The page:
CAMDEN and THOMASTON — The Camden Select Board will consider this evening at a regularly scheduled meeting the possibility of sending a strong letter to the Knox County Commissioners, rebuking them for their current process of distributing $7.7 million from the American Rescue Plan and dedicated to Knox County, as well as warning them that their conduct at an Oct. 12 meeting was a violation of the Freedom of Access Act, and “and procedural October 18, 2021 due process on a constitutional level.”
Read about that meeting here: Tense moments, accusations of bullying at Knox County Commissioners meeting
“....The Towns of Camden and Thomaston hereby demand a written response from the County Commissioners with cited legal authority for their position that the federal funds in question may be expended completely outside the mandatory statutory and Charter requirements,” wrote Camden’s attorney William Kelley.
The meeting begins at 6:30 p.m. in the French Conference Room
The letter was address to the Knox County Commissioners, and Andrew Hart, Knox County Administrator. The subject line was: Knox County Process for American Rescue Plan Act Spending Requirements. It follows:
Knox County Commissioners
c/o Andrew Hart, County Administrator 62 Union Street
Rockland, Maine 04841
RE: Knox County Process for American Rescue Plan Act Spending Requirements
Dear Mr. Hart:
This letter is sent in my capacity as the Attorney for the Town of Camden, in conjunction with Attorney Paul Gibbons, representing Thomaston, who joins in this letter.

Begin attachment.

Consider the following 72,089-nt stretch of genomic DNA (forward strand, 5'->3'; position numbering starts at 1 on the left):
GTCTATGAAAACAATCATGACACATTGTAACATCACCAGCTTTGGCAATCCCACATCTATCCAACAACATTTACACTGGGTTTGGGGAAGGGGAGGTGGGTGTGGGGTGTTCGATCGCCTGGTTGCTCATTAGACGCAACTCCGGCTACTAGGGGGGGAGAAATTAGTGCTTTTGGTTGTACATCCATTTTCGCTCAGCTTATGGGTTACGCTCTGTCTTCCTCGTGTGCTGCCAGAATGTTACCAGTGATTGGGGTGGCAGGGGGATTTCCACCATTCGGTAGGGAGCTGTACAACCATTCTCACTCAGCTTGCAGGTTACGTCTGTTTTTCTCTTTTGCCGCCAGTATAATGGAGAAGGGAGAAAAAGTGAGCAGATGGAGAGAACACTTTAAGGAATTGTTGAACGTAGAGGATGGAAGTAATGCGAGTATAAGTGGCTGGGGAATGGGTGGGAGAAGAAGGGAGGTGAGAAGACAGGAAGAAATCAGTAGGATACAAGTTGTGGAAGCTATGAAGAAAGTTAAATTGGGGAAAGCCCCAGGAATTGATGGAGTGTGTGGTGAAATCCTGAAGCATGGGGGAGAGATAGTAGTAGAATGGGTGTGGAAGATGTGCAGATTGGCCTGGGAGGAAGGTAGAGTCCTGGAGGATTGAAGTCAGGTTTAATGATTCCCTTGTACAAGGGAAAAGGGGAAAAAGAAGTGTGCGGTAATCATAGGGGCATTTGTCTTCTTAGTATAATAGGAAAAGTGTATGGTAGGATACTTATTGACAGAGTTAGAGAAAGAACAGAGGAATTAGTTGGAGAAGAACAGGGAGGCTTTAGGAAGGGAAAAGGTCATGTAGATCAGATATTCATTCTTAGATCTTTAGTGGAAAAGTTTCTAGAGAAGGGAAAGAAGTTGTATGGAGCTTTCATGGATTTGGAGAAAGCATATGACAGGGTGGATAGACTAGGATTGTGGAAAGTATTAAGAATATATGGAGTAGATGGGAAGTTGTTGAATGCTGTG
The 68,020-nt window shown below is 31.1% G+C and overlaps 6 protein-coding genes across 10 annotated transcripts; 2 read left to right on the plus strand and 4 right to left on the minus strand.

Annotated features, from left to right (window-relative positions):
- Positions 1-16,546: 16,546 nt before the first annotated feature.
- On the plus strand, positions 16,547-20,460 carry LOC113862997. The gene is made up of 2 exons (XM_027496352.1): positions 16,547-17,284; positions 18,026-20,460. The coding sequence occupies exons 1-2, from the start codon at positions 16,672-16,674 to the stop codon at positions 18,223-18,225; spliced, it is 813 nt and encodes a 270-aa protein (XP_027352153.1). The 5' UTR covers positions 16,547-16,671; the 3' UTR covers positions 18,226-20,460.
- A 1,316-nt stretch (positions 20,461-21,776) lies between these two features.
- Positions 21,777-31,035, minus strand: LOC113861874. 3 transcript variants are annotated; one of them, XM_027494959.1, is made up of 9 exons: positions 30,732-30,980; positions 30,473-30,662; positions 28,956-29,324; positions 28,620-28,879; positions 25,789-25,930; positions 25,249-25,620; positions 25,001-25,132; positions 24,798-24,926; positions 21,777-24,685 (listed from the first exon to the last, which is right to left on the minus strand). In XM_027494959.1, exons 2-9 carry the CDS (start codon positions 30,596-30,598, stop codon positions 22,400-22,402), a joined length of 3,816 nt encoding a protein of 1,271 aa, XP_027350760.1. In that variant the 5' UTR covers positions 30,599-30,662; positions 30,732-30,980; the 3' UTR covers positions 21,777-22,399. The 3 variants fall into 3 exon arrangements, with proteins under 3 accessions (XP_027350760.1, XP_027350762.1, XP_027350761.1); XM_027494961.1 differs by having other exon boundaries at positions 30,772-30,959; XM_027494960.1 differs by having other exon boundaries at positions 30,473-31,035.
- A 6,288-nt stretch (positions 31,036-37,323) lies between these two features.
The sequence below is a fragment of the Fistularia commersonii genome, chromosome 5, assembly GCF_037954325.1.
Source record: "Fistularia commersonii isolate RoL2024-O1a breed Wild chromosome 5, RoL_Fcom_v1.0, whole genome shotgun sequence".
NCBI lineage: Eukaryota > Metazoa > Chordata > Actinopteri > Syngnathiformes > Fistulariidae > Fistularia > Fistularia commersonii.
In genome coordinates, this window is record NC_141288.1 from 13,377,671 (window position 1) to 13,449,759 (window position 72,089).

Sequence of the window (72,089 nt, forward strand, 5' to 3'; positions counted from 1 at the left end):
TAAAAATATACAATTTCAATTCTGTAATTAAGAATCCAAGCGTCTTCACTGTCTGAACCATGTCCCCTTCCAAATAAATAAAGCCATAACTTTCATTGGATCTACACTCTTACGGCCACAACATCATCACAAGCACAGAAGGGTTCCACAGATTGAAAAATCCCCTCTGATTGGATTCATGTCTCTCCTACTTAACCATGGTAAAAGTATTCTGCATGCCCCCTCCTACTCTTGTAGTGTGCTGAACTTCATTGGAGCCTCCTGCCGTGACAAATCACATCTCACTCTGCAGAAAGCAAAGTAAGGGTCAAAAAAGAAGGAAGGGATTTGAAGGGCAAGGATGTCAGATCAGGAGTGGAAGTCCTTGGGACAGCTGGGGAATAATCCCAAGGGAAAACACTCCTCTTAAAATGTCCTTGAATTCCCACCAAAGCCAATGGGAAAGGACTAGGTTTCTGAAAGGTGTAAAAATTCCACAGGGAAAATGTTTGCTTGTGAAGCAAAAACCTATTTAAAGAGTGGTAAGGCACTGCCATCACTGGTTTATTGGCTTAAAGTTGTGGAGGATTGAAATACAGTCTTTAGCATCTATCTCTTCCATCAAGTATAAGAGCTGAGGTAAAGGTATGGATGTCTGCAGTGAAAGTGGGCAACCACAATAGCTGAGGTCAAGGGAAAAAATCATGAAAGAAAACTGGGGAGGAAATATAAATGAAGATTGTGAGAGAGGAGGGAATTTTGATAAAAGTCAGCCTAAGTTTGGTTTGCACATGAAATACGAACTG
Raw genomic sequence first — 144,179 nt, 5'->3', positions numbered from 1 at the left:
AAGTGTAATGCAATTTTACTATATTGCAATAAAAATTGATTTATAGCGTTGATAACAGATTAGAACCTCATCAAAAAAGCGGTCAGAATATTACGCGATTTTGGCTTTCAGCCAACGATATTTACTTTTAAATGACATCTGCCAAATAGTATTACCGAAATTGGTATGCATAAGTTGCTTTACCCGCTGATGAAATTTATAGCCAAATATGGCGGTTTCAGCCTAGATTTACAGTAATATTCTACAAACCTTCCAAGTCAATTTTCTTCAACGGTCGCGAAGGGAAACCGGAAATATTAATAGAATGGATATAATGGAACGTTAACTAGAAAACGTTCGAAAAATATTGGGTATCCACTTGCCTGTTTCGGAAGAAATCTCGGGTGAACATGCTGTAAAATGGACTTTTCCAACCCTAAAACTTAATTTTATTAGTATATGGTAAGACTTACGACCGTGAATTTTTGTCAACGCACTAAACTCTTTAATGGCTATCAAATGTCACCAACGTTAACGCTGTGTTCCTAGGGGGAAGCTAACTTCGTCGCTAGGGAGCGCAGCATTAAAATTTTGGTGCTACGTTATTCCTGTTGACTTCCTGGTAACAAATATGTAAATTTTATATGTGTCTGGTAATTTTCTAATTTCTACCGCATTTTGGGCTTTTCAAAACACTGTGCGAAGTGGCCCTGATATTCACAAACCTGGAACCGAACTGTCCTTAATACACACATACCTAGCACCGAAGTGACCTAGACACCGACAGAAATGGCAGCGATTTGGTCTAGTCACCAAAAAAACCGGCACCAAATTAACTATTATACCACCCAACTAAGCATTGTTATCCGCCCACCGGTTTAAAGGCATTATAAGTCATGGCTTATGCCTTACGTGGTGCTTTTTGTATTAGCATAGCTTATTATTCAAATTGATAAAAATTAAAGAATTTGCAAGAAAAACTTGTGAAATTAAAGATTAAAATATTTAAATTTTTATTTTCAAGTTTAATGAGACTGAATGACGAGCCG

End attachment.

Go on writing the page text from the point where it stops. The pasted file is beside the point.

This letter is sent with the awareness and support of the Managers of Camden, Thomaston, Rockport and Rockland.
Other Towns will likely add their support, but at present and due to the press of time, this letter sent prior to communications with other Knox County municipal officials. In summary, there is no authority for the three County Commissioners too spend 7.7 million dollars made available through The American Rescue Plan Act (“ARPA”), without first adhering to the budget approval process mandated by statute and the Knox Charter.
Funds expended by the County Commissioners without adherence to “Tax Assessment And Budget Process” mandated by 30-A MRS § 751 et seq. expose each County Commissioner, as well as each County employee who authorizes payments, to personal liability for the misappropriation of funds.
This is particularly true at the present time, as October is the month when the budget review process and public hearings take place. Additionally, Article V of the Knox County Charter requires the Budget Committee to approve the budget; the position taken by the County Commissioners that they may expend 7.7 million dollars as unapproved expenditures is stunning. The affirmative act of the Commissioners to avoid the normal budget process is an act of hubris that is going to create more than discontent among the municipalities in Knox County; it is going to create personal legal liability for the Commissioners.